After the aptly named Newk's Favorite, other salads trailed off into a more predictable lineup including Chef (greens, ham, turkey, cucumbers, croutons and grape tomatoes), Southern (greens with chicken salad and grape tomatoes), Greek (romaine, feta, olives, artichoke hearts, cucumbers, red onions, peppers, grape tomatoes), and Cobb (grilled chicken, egg, bacon, gorgonzola, pecans and grape tomatoes). Newk's likes its grape tomatoes.

The sandwich menu reads like a roll call of hall-of-famers, including chicken salad, roast beef, ham, turkey breast, Club, Italian, pimiento cheese. What the roster lacks in invention, it makes up for in execution. Chewy baguettes with a toasty tinge on the crust swaddle generous stacks of cold cuts, with portions large enough to share. It's the kind of bread that makes a good po'boy, but we passed up Newk's version of the classic New Orleans delicacy when we realized the shrimp was boiled not fried.

The abundant Club oozed with warmed mayo and mustard spilling from folds of turkey and sweet ham. By contrast, Newk's Q was a dry layering of shaved chicken and near-absent white barbecue sauce. In neither case did the see-through strands of soggy bacon live up to expectation.

When it came to sandwiches and pizzas, we found it best to avoid the grilled chicken when possible, because the thinly shaved white meat dried out in both preparations. Otherwise, the 10-inch pizzas were satisfying individual meals on a stretchy thin crust with an oven-crisped rim. Topping combinations include broiled shrimp with red and yellow peppers, cilantro, mozzarella and parmesan; grilled portobello mushrooms, peppers, tomatoes, artichoke hearts, goat cheese, red onion and basil; and sausage and pepperoni. Unlike the adult pizzas, the kids' version arrived in the shape of a pinwheel, with each of four quarters folded in half to resemble a mini calzone. In fact, the kids' pizza emerged as the standout favorite and a surprising bargain at $4.50 with a drink.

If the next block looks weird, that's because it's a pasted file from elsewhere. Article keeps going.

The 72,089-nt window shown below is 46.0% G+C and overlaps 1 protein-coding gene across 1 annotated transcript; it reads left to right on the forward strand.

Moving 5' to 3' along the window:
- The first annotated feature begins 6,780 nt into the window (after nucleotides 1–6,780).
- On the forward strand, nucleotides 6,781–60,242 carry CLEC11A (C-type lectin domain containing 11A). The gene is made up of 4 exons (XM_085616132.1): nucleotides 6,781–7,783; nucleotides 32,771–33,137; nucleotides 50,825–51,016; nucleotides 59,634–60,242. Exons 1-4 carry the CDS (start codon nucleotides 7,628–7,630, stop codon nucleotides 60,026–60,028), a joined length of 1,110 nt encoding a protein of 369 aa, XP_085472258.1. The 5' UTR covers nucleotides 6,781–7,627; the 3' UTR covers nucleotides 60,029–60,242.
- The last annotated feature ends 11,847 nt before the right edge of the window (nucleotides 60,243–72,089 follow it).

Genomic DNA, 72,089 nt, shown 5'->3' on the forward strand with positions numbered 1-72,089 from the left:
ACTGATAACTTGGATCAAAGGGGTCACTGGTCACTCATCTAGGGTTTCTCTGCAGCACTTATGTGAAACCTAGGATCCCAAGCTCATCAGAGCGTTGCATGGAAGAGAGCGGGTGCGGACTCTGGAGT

Soups vary during the week, with broccoli-cheese, white bean-and-sausage, loaded potato, chicken tortilla and red beans and rice among the options. We enjoyed sultry shrimp-and-lobster bisque, which was so rich that we were happy to share a large serving among a family.

Sandwiches, soups and salads are available in various combinations, all for under $8.

For dessert, there's a slate of classic cakes (banana, caramel, red velvet, strawberry, chocolate, coconut, pineapple and pound), as well as brownies and crispy treats. Neither chocolate nor caramel cake (both are baked by an off-premise provider) emerged as standout in its category, but both ably satisfied a sweet tooth at lunchtime.

And if our lunchtime experiences were any indication, the Newk's concept is ably satisfying a lot of appetites. The dining rooms were bulging with customers, and long lines at the dine-in and takeout counters were moving quickly.

Getting off to such a good start, Newk's will be a sure favorite come Steeplechase, when Belle Meade will be abuzz about the best places to fill picnic baskets for the races. That means that while Newk's may not be the place to satisfy cravings for seasonal food, there is most certainly a season for its brand of well-priced and well-executed fare.

Newk's serves lunch and dinner daily. Beer and wine available.

Email arts@nashvillescene.com.